Why is this metal hook one of the reasons I believe that BioShock: Infinite is the best game of this generation, because it’s fun. Using the Skyhook to leap into the air and clamp into a magnetic hook to shoot enemies, to make a quick escape or to leap onto an adversary and send them off the side of Columbia is thrilling. It’s delightful to use the various of weapons and Vigors available to Booker but they never capture the same brutality of snapping someone’s neck with a mechanical hook. BioShock: Infinite is well-known for its story, Elizabeth and Columbia but using the Skyhook is definitely one of the highlights of the entire game.

Like other games BioShock: Infinite has its flaws with padded fights towards the final portion of the game and lack of choices as hard-hitting as the Little Sister dilemma from the previous BioShock games. However I never felt vexed about these issues, as I did during the final half of the first BioShock, and enjoyed traveling throughout Columbia despite having certain moral choices that were shown and discussed during its development stripped. Irrational Games has used humanity’s greatest contradictions and atrocities to synthesize an original title that will make you smile with its soaring accomplishments, and I’ll say it again BioShock: Infinite is the best game of this generation.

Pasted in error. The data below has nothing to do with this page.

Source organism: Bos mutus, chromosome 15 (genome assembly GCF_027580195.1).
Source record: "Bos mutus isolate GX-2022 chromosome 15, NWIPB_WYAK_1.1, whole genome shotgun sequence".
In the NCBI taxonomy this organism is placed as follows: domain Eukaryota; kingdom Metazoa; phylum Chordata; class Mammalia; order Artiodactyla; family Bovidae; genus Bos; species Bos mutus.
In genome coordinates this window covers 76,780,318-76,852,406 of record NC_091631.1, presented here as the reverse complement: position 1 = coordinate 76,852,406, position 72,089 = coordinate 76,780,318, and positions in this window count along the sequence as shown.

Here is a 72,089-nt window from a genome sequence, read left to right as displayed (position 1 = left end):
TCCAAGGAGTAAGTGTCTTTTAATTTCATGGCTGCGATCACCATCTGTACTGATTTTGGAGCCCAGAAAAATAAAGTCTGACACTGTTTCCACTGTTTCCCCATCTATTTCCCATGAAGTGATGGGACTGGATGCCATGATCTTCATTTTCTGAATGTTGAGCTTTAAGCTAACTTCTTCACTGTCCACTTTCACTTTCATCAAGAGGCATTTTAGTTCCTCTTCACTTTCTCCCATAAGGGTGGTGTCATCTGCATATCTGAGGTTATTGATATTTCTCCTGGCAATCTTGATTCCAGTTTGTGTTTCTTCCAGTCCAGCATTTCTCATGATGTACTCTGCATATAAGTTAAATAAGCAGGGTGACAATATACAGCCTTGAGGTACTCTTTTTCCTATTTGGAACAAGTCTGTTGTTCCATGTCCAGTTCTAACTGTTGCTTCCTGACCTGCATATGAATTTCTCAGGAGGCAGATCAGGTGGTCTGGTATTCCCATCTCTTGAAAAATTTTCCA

Read my review on Bioshock: Infinite here. Score: 95/100


Adam Siddiqui
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BioShock: Infinite

Platform(s): Xbox 360, PS3, PC
Publisher(s): 2K Games
Developer(s): Irrational Games, 2K Marin, Human Head Studios
Genres: First-Person Shooter
Themes: Shooter
Release Date: 2013-03-26

95/100